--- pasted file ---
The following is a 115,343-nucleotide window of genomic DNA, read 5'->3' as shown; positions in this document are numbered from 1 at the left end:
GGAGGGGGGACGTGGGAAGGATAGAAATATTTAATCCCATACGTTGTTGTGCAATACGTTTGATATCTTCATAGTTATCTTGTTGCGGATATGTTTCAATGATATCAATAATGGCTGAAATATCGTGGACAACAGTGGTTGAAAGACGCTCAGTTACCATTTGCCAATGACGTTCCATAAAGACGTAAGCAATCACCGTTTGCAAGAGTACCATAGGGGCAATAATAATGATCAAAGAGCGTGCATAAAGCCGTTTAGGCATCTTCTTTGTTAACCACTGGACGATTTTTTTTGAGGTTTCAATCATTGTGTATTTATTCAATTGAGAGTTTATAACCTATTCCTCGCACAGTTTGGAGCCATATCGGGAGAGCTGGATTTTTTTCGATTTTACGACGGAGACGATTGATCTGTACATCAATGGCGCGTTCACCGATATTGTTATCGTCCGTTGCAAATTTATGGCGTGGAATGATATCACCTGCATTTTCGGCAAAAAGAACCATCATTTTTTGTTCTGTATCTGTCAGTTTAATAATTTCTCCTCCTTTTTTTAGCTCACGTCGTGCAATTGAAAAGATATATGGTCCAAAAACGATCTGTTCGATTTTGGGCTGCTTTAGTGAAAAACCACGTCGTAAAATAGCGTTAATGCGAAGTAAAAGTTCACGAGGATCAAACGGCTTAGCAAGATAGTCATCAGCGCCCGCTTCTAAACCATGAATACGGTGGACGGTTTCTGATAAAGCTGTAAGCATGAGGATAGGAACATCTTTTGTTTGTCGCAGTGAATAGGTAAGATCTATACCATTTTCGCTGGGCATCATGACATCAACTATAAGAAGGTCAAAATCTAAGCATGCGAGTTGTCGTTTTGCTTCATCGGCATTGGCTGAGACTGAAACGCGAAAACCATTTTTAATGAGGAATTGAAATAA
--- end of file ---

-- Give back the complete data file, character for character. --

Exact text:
The following is a 115,343-nucleotide window of genomic DNA, read 5'->3' as shown; positions in this document are numbered from 1 at the left end:
GGAGGGGGGACGTGGGAAGGATAGAAATATTTAATCCCATACGTTGTTGTGCAATACGTTTGATATCTTCATAGTTATCTTGTTGCGGATATGTTTCAATGATATCAATAATGGCTGAAATATCGTGGACAACAGTGGTTGAAAGACGCTCAGTTACCATTTGCCAATGACGTTCCATAAAGACGTAAGCAATCACCGTTTGCAAGAGTACCATAGGGGCAATAATAATGATCAAAGAGCGTGCATAAAGCCGTTTAGGCATCTTCTTTGTTAACCACTGGACGATTTTTTTTGAGGTTTCAATCATTGTGTATTTATTCAATTGAGAGTTTATAACCTATTCCTCGCACAGTTTGGAGCCATATCGGGAGAGCTGGATTTTTTTCGATTTTACGACGGAGACGATTGATCTGTACATCAATGGCGCGTTCACCGATATTGTTATCGTCCGTTGCAAATTTATGGCGTGGAATGATATCACCTGCATTTTCGGCAAAAAGAACCATCATTTTTTGTTCTGTATCTGTCAGTTTAATAATTTCTCCTCCTTTTTTTAGCTCACGTCGTGCAATTGAAAAGATATATGGTCCAAAAACGATCTGTTCGATTTTGGGCTGCTTTAGTGAAAAACCACGTCGTAAAATAGCGTTAATGCGAAGTAAAAGTTCACGAGGATCAAACGGCTTAGCAAGATAGTCATCAGCGCCCGCTTCTAAACCATGAATACGGTGGACGGTTTCTGATAAAGCTGTAAGCATGAGGATAGGAACATCTTTTGTTTGTCGCAGTGAATAGGTAAGATCTATACCATTTTCGCTGGGCATCATGACATCAACTATAAGAAGGTCAAAATCTAAGCATGCGAGTTGTCGTTTTGCTTCATCGGCATTGGCTGAGACTGAAACGCGAAAACCATTTTTAATGAGGAATTGAAATAA